Power Records – Bilbao’s Temple of Vinyl

When in Bilbao, dropping in on Power Records is almost as important as eating pintxos if you’re a music aficionado.This legendary store has over twenty-five years’ history behind it. Located on Calle Villarías, near the Old Town and the Nervión estuary, this establishment has a mind-blowing selection of vinyls, both second-hand and imported. This is a veritable sanctuary for music lovers hunting for rare records by their favourite groups. Apart from second-hand albums, Power Records is also dedicated to CDs, reissues and the latest releases. So, if that seven-single by Depeche Mode, or a vinyl of “Pet Sounds” by Brian Wilson has been eluding you, you’re probably going to find it here.

Book your Vueling to Bilbao and let yourself be swept away by the music waves of one of the standout festivals in Spain.

Text by Xavi Sánchez Pons


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Ciutadella A St John Festival With a Difference

The night of 23 June, renowned for being the shortest in the year, is accompanied by countless rituals and festivities across most of Europe. Fire usually takes centre stage in the form of fireworks or bonfires, but there are other highlights, too. Among such exceptions are the celebrations in Ciutadella, Menorca, where horses and their riders provide the main show in a ritual which goes back to the early-14th century and nowadays draws hosts of visitors eager to be immersed in new experiences.

The Festes de Sant Joan de Ciutadella traditionally take place between 23–24 June and the previous Sunday. The opening day is Diumenge des Be (Sunday of the Lamb), when a peasant dressed in sheepskins known as s’homo des be (the man of the ram) parades barefoot through the city streets carrying a white ram over his shoulders. Symbolising St John the Baptist, he is the herald who announces the start of the festivities.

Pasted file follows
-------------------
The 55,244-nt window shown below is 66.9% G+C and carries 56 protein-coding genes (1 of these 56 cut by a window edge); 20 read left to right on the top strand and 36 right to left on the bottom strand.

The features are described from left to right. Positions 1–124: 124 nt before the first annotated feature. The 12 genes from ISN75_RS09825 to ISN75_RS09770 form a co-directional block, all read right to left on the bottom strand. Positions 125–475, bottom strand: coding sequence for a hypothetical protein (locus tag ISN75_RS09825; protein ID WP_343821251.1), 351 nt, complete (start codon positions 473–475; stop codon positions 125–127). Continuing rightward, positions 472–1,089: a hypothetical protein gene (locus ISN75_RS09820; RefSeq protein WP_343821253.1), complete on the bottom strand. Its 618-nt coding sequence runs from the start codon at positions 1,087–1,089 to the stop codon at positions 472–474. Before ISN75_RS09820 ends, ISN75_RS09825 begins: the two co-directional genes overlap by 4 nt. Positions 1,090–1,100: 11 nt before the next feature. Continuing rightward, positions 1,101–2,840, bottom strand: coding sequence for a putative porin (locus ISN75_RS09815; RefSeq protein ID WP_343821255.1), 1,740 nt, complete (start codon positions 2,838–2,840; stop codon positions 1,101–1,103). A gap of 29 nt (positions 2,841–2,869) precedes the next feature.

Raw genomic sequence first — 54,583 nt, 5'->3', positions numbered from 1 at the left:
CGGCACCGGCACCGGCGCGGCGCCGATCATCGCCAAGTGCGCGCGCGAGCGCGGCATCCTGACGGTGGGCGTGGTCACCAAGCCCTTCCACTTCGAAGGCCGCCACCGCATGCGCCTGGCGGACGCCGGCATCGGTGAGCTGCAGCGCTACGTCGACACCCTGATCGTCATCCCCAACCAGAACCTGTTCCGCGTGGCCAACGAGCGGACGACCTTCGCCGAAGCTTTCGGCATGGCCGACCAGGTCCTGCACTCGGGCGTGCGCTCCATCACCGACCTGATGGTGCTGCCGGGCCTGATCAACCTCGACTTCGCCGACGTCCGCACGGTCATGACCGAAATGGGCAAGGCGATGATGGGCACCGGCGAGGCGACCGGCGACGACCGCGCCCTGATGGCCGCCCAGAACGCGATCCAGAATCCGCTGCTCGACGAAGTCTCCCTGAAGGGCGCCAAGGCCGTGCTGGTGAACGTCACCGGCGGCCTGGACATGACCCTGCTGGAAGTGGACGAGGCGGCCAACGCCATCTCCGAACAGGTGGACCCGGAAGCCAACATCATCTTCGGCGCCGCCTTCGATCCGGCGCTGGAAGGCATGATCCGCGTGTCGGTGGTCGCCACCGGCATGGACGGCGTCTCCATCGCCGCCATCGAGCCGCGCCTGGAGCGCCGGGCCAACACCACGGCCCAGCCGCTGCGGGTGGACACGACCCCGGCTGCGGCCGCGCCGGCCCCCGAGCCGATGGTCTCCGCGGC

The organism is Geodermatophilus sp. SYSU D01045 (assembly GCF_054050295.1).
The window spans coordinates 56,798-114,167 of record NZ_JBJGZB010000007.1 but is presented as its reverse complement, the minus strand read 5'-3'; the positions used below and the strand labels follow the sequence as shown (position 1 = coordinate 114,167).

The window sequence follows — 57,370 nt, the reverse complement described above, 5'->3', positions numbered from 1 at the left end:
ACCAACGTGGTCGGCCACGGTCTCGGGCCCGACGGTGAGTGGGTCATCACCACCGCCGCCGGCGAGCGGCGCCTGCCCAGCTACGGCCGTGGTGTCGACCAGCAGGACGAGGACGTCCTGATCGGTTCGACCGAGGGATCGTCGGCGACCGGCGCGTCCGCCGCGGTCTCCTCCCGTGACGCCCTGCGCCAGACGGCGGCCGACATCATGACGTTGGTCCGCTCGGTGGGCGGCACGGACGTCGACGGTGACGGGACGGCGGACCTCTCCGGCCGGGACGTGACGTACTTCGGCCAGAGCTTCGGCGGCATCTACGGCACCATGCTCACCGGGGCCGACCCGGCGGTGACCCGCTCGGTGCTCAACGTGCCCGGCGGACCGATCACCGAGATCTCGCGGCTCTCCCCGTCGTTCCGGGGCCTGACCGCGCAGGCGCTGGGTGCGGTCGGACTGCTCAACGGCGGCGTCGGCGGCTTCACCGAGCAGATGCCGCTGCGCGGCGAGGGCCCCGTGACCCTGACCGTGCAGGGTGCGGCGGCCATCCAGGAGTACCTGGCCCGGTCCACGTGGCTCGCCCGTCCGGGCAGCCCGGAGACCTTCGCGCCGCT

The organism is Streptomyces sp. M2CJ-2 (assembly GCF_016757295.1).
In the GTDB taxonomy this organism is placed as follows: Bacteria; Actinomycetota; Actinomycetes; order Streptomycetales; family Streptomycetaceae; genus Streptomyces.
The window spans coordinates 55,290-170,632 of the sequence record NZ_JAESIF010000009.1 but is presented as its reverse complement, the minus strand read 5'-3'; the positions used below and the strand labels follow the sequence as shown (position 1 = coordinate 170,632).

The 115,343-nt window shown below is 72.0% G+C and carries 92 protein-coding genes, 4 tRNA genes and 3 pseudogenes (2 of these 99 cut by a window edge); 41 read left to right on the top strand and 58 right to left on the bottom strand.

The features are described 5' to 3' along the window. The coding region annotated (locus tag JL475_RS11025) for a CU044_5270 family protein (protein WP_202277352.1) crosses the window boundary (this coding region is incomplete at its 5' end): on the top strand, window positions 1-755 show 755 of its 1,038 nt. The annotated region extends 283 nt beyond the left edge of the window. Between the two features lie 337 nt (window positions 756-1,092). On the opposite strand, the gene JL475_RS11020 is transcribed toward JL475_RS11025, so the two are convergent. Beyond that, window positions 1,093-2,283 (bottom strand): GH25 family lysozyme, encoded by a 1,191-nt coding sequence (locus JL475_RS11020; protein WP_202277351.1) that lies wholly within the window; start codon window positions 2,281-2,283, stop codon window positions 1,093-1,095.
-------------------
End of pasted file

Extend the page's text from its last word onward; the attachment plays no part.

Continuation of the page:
The second highlight of the Festes de Sant Joan de Ciutadella begins at 2 o’clock in the afternoon of 23 June and lasts until daybreak on 25 June – that’s nothing in those parts! And, what are visitors likely to encounter there? Well, the famous horse parades (in Menorcan, qualcades) of which the two leading lights are the mounted cavallers (horsemen) and the caixers, who stand for the four social estates – the clergy, represented by the Caixer Capellà or Capellana; the nobility, by the Caixer Senyor; the craftsmen, by the Caixer Casat (married, and master of a manual craft) and Caixer Fadrí (the apprentice), and the peasants, by the Caixers Pagesos. The whole parade is headed by the fabioler, mounted on a somereta (ass), who announces the arrival of the retinue with his flute and drum. All told, the parade is actually a kind of shrine festival, with the crowds escorting the saint from the Plaza del Born to the small shrine of Sant Joan de Missa (St John of the Mass).

Another moment in these celebrations which you should make a point of seeing is the Caragol des Born, held on the afternoon of 23 June, in which horses and their riders circle around the Plaça des Born to a musical accompaniment, surrounded by crowds of onlookers. Another highlight of the festivities are the Jocs des Pla, which start at 7 p.m. on 24 June. Be sure to head for the Pla de Sant Joan well ahead to secure a place, as the ensuing equestrian medieval games are very popular. There the mounted knights show off their prowess in a series of tournament events.

And, like any Menorcan fiesta worth its salt, the island’s cocktail par excellence is very much in evidence. I am referring to gin amb llimonada, a wonderful blend of local gin and crushed ice lemonade which you are urged to drink in moderation. And, no – don’t call it a pomada, unless you want to get snooty looks from the locals.

If you are unable to get there in time for the Festes de Sant Joan de Ciutadella, rest assured there are various other high feasts on the island (some of which also feature horses), where entertainment is guaranteed.

Fire up and experience these fiestas for yourself – book your Vueling here.

Text by Los Viajes de ISABELYLUIS

Images by Morfheos

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Lollapalooza Berlin is very much in keeping with the original festival

Of all the music festivals that take place in September, Lollapalooza Berlin is, probably, the largest and most popular. Originally from the United States, Lollapalooza has been held in this German city since 2015 and is almost every bit as good as its older brother, because great names in the music scene such as Radiohead, Foo Fighters and Muse have performed there.